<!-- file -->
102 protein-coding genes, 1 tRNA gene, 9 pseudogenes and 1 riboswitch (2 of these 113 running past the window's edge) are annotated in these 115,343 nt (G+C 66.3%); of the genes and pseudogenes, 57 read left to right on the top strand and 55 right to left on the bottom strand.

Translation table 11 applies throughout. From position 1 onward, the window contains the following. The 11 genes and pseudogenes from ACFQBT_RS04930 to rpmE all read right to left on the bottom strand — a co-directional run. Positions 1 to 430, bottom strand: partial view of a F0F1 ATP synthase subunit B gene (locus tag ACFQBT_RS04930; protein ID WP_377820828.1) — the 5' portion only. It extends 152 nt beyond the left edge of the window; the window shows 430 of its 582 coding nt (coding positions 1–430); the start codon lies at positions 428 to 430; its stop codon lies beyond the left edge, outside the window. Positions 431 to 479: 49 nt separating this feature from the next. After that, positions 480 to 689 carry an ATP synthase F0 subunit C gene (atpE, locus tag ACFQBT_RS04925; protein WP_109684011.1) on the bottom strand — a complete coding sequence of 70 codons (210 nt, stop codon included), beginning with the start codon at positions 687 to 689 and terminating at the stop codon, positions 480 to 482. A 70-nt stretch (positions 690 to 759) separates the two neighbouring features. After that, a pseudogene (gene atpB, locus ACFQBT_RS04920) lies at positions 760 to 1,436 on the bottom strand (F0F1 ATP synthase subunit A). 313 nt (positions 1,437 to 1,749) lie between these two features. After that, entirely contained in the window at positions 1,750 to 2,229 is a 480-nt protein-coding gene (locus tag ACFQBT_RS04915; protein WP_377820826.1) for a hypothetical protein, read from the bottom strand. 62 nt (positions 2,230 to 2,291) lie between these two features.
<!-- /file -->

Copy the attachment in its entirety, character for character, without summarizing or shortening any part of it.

102 protein-coding genes, 1 tRNA gene, 9 pseudogenes and 1 riboswitch (2 of these 113 running past the window's edge) are annotated in these 115,343 nt (G+C 66.3%); of the genes and pseudogenes, 57 read left to right on the top strand and 55 right to left on the bottom strand.

Translation table 11 applies throughout. From position 1 onward, the window contains the following. The 11 genes and pseudogenes from ACFQBT_RS04930 to rpmE all read right to left on the bottom strand — a co-directional run. Positions 1 to 430, bottom strand: partial view of a F0F1 ATP synthase subunit B gene (locus tag ACFQBT_RS04930; protein ID WP_377820828.1) — the 5' portion only. It extends 152 nt beyond the left edge of the window; the window shows 430 of its 582 coding nt (coding positions 1–430); the start codon lies at positions 428 to 430; its stop codon lies beyond the left edge, outside the window. Positions 431 to 479: 49 nt separating this feature from the next. After that, positions 480 to 689 carry an ATP synthase F0 subunit C gene (atpE, locus tag ACFQBT_RS04925; protein WP_109684011.1) on the bottom strand — a complete coding sequence of 70 codons (210 nt, stop codon included), beginning with the start codon at positions 687 to 689 and terminating at the stop codon, positions 480 to 482. A 70-nt stretch (positions 690 to 759) separates the two neighbouring features. After that, a pseudogene (gene atpB, locus ACFQBT_RS04920) lies at positions 760 to 1,436 on the bottom strand (F0F1 ATP synthase subunit A). 313 nt (positions 1,437 to 1,749) lie between these two features. After that, entirely contained in the window at positions 1,750 to 2,229 is a 480-nt protein-coding gene (locus tag ACFQBT_RS04915; protein WP_377820826.1) for a hypothetical protein, read from the bottom strand. 62 nt (positions 2,230 to 2,291) lie between these two features.